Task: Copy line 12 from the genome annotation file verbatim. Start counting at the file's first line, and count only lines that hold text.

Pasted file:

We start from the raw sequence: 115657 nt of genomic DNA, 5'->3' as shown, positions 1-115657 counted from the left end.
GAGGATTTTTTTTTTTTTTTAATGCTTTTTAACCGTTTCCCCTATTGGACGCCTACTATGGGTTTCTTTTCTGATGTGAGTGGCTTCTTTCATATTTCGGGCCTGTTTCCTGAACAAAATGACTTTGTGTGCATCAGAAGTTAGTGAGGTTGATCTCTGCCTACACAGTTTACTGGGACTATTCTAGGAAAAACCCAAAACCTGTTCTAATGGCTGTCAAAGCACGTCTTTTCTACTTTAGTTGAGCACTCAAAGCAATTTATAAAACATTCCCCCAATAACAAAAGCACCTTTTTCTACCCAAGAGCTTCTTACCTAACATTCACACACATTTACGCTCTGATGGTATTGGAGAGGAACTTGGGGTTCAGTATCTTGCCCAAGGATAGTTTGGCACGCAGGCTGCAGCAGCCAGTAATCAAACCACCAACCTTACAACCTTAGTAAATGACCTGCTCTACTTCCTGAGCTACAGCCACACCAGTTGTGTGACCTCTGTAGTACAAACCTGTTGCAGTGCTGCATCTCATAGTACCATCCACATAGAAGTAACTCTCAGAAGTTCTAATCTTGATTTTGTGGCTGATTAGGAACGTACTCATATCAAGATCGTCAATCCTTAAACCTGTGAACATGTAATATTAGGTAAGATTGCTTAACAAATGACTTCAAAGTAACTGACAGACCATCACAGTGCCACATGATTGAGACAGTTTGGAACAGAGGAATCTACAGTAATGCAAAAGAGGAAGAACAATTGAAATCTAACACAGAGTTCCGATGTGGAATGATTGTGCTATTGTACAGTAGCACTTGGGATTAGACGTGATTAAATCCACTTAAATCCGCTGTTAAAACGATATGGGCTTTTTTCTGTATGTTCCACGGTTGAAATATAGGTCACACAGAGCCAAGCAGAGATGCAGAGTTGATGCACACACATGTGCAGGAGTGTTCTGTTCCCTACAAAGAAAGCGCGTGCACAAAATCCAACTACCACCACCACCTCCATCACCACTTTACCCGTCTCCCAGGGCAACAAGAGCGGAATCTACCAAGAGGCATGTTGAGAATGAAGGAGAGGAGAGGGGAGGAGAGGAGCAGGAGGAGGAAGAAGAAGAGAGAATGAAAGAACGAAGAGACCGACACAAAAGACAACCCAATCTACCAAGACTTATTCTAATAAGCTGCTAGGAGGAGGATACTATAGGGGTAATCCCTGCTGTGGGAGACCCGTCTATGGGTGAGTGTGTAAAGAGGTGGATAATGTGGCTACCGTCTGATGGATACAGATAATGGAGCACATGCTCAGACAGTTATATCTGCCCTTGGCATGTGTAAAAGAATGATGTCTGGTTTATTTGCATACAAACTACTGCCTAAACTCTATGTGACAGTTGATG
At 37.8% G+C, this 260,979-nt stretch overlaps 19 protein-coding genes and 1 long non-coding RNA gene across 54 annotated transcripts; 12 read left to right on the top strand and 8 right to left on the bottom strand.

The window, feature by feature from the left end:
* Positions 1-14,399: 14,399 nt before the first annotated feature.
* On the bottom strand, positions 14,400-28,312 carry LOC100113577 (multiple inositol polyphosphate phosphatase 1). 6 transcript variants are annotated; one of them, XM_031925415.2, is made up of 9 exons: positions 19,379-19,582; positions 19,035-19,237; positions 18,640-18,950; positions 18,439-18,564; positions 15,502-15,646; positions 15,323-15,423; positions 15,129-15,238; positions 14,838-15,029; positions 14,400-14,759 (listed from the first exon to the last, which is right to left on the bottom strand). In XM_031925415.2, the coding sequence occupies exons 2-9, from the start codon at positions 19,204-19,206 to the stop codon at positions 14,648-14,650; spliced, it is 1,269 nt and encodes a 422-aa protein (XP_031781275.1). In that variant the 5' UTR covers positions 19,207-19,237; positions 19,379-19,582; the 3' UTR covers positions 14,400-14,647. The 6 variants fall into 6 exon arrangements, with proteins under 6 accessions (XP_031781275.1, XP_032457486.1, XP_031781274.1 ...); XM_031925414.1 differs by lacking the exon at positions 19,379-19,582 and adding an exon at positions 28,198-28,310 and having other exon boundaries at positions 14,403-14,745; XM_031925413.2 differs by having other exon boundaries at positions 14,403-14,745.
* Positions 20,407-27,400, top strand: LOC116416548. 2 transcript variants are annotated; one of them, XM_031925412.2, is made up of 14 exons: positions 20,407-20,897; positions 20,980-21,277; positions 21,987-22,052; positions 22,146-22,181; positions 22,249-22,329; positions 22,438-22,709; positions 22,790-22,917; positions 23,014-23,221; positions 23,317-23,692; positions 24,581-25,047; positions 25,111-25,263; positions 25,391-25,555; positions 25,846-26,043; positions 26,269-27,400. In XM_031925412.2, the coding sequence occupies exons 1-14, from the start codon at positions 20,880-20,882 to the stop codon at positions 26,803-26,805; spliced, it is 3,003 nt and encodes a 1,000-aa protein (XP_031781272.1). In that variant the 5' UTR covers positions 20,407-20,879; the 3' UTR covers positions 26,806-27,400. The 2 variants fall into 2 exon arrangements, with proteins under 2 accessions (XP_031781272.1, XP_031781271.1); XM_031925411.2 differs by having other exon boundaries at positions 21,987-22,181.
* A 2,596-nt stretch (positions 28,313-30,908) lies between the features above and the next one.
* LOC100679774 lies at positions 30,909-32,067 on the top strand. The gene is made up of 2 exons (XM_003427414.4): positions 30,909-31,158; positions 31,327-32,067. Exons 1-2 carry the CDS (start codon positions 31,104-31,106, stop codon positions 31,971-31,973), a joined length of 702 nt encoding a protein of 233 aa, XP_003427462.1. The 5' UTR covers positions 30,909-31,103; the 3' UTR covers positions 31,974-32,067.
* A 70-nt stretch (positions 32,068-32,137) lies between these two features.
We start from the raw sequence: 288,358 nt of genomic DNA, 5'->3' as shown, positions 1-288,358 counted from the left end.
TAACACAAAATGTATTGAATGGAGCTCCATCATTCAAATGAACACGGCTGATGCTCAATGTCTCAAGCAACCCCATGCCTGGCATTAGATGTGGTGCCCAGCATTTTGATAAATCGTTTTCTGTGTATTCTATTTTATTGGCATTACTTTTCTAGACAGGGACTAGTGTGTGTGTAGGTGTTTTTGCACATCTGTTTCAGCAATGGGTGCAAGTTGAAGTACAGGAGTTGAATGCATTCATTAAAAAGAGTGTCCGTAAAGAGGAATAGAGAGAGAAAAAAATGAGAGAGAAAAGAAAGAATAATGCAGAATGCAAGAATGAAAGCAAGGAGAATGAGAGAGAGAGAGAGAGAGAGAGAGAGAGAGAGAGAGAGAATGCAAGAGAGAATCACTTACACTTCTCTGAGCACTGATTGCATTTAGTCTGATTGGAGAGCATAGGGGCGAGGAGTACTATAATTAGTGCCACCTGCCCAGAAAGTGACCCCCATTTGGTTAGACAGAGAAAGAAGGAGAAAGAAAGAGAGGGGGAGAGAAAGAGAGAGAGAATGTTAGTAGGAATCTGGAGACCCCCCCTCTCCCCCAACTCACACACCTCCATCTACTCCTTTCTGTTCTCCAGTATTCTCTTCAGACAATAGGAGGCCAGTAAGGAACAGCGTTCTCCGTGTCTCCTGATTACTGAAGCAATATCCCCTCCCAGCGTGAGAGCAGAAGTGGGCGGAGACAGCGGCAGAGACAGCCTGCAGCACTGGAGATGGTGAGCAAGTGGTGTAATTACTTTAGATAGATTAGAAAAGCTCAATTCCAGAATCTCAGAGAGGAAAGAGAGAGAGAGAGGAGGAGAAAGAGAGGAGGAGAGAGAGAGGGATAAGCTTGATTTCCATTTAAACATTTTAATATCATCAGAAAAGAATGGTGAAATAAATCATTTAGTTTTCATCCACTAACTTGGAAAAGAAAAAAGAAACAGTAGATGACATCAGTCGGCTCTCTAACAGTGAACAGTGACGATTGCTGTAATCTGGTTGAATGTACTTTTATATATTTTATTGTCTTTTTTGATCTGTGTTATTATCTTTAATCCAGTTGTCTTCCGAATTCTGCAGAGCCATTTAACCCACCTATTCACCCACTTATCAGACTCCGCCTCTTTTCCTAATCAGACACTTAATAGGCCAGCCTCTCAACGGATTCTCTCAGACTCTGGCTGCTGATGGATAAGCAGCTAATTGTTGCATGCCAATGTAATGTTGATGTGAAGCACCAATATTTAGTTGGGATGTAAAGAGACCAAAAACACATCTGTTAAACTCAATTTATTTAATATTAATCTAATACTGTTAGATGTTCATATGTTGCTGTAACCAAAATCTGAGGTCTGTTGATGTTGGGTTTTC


TAACACAAAATGTATTGAATGGAGCTCCATCATTCAAATGAACACGGCTGATGCTCAATGTCTCAAGCAACCCCATGCCTGGCATTAGATGTGGTGCCCAGCATTTTGATAAATCGTTTTCTGTGTATTCTATTTTATTGGCATTACTTTTCTAGACAGGGACTAGTGTGTGTGTAGGTGTTTTTGCACATCTGTTTCAGCAATGGGTGCAAGTTGAAGTACAGGAGTTGAATGCATTCATTAAAAAGAGTGTCCGTAAAGAGGAATAGAGAGAGAAAAAAATGAGAGAGAAAAGAAAGAATAATGCAGAATGCAAGAATGAAAGCAAGGAGAATGAGAGAGAGAGAGAGAGAGAGAGAGAGAGAGAGAGAGAGAATGCAAGAGAGAATCACTTACACTTCTCTGAGCACTGATTGCATTTAGTCTGATTGGAGAGCATAGGGGCGAGGAGTACTATAATTAGTGCCACCTGCCCAGAAAGTGACCCCCATTTGGTTAGACAGAGAAAGAAGGAGAAAGAAAGAGAGGGGGAGAGAAAGAGAGAGAGAATGTTAGTAGGAATCTGGAGACCCCCCCTCTCCCCCAACTCACACACCTCCATCTACTCCTTTCTGTTCTCCAGTATTCTCTTCAGACAATAGGAGGCCAGTAAGGAACAGCGTTCTCCGTGTCTCCTGATTACTGAAGCAATATCCCCTCCCAGCGTGAGAGCAGAAGTGGGCGGAGACAGCGGCAGAGACAGCCTGCAGCACTGGAGATGGTGAGCAAGTGGTGTAATTACTTTAGATAGATTAGAAAAGCTCAATTCCAGAATCTCAGAGAGGAAAGAGAGAGAGAGAGGAGGAGAAAGAGAGGAGGAGAGAGAGAGGGATAAGCTTGATTTCCATTTAAACATTTTAATATCATCAGAAAAGAATGGTGAAATAAATCATTTAGTTTTCATCCACTAACTTGGAAAAGAAAAAAGAAACAGTAGATGACATCAGTCGGCTCTCTAACAGTGAACAGTGACGATTGCTGTAATCTGGTTGAATGTACTTTTATATATTTTATTGTCTTTTTTGATCTGTGTTATTATCTTTAATCCAGTTGTCTTCCGAATTCTGCAGAGCCATTTAACCCACCTATTCACCCACTTATCAGACTCCGCCTCTTTTCCTAATCAGACACTTAATAGGCCAGCCTCTCAACGGATTCTCTCAGACTCTGGCTGCTGATGGATAAGCAGCTAATTGTTGCATGCCAATGTAATGTTGATGTGAAGCACCAATATTTAGTTGGGATGTAAAGAGACCAAAAACACATCTGTTAAACTCAATTTATTTAATATTAATCTAATACTGTTAGATGTTCATATGTTGCTGTAACCAAAATCTGAGGTCTGTTGATGTTGGGTTTTC